Track Saw vs. Tablesaw

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Forum topic by PittsburghTim posted 01-25-2014 01:09 PM 1932 views 0 times favorited 11 replies Add to Favorites Watch
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232 posts in 2593 days

01-25-2014 01:09 PM

Topic tags/keywords: festool tablesaw

I’ve been thinking about the space that my tablesaw consumes (not just the saw, but the space needed in front of it) and have been toying with the idea of selling it and replacing it’s functionality with a Festool TS75. As background, I have a USA-made Delta contractor’s saw with a 30” Beismeyer fence. I use it mostly for ripping boards to width and occasioanly for crosscuts. I have a Freud stacked dado set that I have used once in 15 years as I prefer to make dados with a router table. I’ve been doing a lot more with hand tools lately but, I want to keep some powered method of ripping available.

I’d like to hear your thoughts, especially from those with a track saw.



-- She asked me, "Who are you going to please with that?" I said, "Me."

11 replies so far

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404 - Not Found

2544 posts in 3240 days

#1 posted 01-25-2014 01:20 PM

I highly recommend a tracksaw for anyone in a small shop. Not sure I’d get rid of the tablesaw altogether though. It depends on the type of work you do, if you are breaking down sheets it’s invaluable, it makes fitting stuff like kitchens and wardrobes so much easier. I’ve done cuts on someone’s driveway that I wouldn’t be able to do on the ts.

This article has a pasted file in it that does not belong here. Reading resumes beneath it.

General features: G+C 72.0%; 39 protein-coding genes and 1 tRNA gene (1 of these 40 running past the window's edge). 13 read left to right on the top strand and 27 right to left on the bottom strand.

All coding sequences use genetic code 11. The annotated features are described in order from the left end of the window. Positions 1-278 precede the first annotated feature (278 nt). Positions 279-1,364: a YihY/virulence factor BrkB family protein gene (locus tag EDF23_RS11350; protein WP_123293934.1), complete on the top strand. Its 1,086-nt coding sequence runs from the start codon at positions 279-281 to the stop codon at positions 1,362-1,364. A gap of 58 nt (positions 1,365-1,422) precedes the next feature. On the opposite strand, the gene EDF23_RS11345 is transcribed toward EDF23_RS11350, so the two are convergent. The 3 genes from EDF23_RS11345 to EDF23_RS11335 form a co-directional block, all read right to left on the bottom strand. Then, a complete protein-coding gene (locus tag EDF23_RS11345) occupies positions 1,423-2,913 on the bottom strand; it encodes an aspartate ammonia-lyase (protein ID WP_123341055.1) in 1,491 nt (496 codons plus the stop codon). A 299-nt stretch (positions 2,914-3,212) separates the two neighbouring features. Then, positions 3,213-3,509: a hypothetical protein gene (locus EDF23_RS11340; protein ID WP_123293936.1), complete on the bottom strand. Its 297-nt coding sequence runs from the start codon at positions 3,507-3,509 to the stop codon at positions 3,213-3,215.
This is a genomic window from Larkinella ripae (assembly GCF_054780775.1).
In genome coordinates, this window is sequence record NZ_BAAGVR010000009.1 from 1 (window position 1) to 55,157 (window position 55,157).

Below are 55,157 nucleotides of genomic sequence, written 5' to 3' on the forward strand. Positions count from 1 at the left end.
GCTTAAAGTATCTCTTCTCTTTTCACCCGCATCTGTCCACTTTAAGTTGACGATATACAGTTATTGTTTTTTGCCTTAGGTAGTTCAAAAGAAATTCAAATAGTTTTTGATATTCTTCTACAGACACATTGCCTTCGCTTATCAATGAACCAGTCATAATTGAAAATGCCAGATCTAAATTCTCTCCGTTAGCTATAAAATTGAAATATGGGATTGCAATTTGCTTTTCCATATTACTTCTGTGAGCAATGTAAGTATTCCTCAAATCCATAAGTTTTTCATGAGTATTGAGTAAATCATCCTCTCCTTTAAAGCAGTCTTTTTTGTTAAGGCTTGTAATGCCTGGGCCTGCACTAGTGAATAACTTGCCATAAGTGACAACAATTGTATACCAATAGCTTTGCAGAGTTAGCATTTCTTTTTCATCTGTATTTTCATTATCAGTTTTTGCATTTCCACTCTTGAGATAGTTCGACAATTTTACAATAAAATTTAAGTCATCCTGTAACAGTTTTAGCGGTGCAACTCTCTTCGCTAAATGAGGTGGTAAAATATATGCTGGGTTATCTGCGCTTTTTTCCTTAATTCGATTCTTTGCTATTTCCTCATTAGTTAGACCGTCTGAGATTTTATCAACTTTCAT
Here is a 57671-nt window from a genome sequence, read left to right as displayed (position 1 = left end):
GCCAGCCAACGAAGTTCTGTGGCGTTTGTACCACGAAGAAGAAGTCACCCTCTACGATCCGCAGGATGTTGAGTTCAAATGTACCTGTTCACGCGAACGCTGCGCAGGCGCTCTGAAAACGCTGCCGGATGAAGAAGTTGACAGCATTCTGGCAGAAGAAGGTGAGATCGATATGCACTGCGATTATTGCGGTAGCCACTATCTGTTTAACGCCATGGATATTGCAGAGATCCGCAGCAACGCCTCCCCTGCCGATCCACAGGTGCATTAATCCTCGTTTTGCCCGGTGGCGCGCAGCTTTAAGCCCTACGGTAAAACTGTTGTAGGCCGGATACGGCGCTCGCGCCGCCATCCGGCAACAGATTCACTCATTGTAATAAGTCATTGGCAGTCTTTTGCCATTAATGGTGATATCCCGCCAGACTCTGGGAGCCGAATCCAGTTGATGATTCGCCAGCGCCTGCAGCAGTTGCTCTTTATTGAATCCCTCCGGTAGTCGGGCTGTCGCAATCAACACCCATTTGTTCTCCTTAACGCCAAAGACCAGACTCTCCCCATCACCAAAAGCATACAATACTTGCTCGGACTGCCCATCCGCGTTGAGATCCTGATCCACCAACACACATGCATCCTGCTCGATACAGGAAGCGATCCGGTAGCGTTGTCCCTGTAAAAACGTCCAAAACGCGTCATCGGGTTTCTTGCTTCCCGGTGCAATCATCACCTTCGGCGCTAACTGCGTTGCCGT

If you are going to use it primarily with solid timber, get a blade with a lower tooth count than the one that comes with it.

View jonah's profile


2006 posts in 3569 days

#2 posted 01-25-2014 01:35 PM

The only thing that’s any difficulty with a track saw is ripping very narrow pieces. Ripping a half inch off a one inch board, for example, requires another board of the same thickness as the piece being cut for the track to rest on. It works, but requires more setup.

Track saws excel at ripping wider boards, breaking down sheet goods and crosscutting. I would question whether you really need the larger size TS75 versus the TS55 (and competitors). I’ve honestly never cut anything with my track saw where I’d need that extra depth.

For a small shop, try keeping the table saw on a mobile base and sliding it into a corner or against a wall when you’re not using it. Either that or create a plywood top to put on top of the cast iron so it can double as an assembly table.

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Fred Hargis

5308 posts in 2764 days

#3 posted 01-25-2014 01:41 PM

The only Festool I’ll ever own is my tracksaw, and I consider it a real winner. I personally do not consider it a replacement for the TS, however. For ripping, sheet goods work, etc. it can’t be beat. But try doing tenons, dado’s, grooves (OK, that one may be possible) and you need something else. True enough, there are other tools that do them, but few are as handy as the TS. That said, you do only a few things with your TS, and it may work very well for you. You might want to consider some of the attachments, like a set of parallel track guides and so on. Good luck with your decision.

-- Our village hasn't lost it's idiot, he was elected to congress.

View casual1carpenter's profile


354 posts in 2746 days

#4 posted 01-25-2014 02:14 PM

Tim, I agree with the previous posts. Although I went cheep and bought the dewalt track saw I do find it rather useful for more than breaking down sheet goods. However I still find myself going to the tablesaw for the things it does best. All wood saws cut wood but they have their own strengths and weakness.
I think that you would be happy with the tracksaw but quickly find cause to regret giving up the tablesaw.